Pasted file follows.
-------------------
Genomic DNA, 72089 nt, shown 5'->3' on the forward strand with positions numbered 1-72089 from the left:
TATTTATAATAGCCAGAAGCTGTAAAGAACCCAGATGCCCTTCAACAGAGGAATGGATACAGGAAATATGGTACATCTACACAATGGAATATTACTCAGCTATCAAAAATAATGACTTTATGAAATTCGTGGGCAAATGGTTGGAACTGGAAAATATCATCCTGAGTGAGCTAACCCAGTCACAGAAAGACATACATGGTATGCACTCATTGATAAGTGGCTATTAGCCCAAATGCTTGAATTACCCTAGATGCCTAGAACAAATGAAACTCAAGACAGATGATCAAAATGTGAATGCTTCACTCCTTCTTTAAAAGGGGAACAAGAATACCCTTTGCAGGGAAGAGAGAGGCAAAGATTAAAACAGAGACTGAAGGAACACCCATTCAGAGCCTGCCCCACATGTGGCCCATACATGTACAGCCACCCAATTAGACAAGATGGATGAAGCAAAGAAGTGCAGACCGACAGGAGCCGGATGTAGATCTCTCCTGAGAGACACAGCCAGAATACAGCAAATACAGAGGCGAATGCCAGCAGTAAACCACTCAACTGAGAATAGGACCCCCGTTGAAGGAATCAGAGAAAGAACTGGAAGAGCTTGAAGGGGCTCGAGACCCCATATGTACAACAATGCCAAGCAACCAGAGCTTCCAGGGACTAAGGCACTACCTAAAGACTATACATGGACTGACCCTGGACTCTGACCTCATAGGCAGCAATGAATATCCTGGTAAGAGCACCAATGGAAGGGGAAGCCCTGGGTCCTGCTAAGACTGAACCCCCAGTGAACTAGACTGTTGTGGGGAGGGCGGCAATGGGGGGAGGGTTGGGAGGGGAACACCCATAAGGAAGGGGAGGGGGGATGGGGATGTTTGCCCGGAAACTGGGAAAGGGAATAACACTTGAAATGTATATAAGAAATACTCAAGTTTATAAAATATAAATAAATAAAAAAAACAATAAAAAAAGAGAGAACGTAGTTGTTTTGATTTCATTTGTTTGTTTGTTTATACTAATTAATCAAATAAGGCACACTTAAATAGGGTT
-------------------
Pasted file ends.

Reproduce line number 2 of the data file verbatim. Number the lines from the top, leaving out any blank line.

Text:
TATTTATAATAGCCAGAAGCTGTAAAGAACCCAGATGCCCTTCAACAGAGGAATGGATACAGGAAATATGGTACATCTACACAATGGAATATTACTCAGCTATCAAAAATAATGACTTTATGAAATTCGTGGGCAAATGGTTGGAACTGGAAAATATCATCCTGAGTGAGCTAACCCAGTCACAGAAAGACATACATGGTATGCACTCATTGATAAGTGGCTATTAGCCCAAATGCTTGAATTACCCTAGATGCCTAGAACAAATGAAACTCAAGACAGATGATCAAAATGTGAATGCTTCACTCCTTCTTTAAAAGGGGAACAAGAATACCCTTTGCAGGGAAGAGAGAGGCAAAGATTAAAACAGAGACTGAAGGAACACCCATTCAGAGCCTGCCCCACATGTGGCCCATACATGTACAGCCACCCAATTAGACAAGATGGATGAAGCAAAGAAGTGCAGACCGACAGGAGCCGGATGTAGATCTCTCCTGAGAGACACAGCCAGAATACAGCAAATACAGAGGCGAATGCCAGCAGTAAACCACTCAACTGAGAATAGGACCCCCGTTGAAGGAATCAGAGAAAGAACTGGAAGAGCTTGAAGGGGCTCGAGACCCCATATGTACAACAATGCCAAGCAACCAGAGCTTCCAGGGACTAAGGCACTACCTAAAGACTATACATGGACTGACCCTGGACTCTGACCTCATAGGCAGCAATGAATATCCTGGTAAGAGCACCAATGGAAGGGGAAGCCCTGGGTCCTGCTAAGACTGAACCCCCAGTGAACTAGACTGTTGTGGGGAGGGCGGCAATGGGGGGAGGGTTGGGAGGGGAACACCCATAAGGAAGGGGAGGGGGGATGGGGATGTTTGCCCGGAAACTGGGAAAGGGAATAACACTTGAAATGTATATAAGAAATACTCAAGTTTATAAAATATAAATAAATAAAAAAAACAATAAAAAAAGAGAGAACGTAGTTGTTTTGATTTCATTTGTTTGTTTGTTTATACTAATTAATCAAATAAGGCACACTTAAATAGGGTT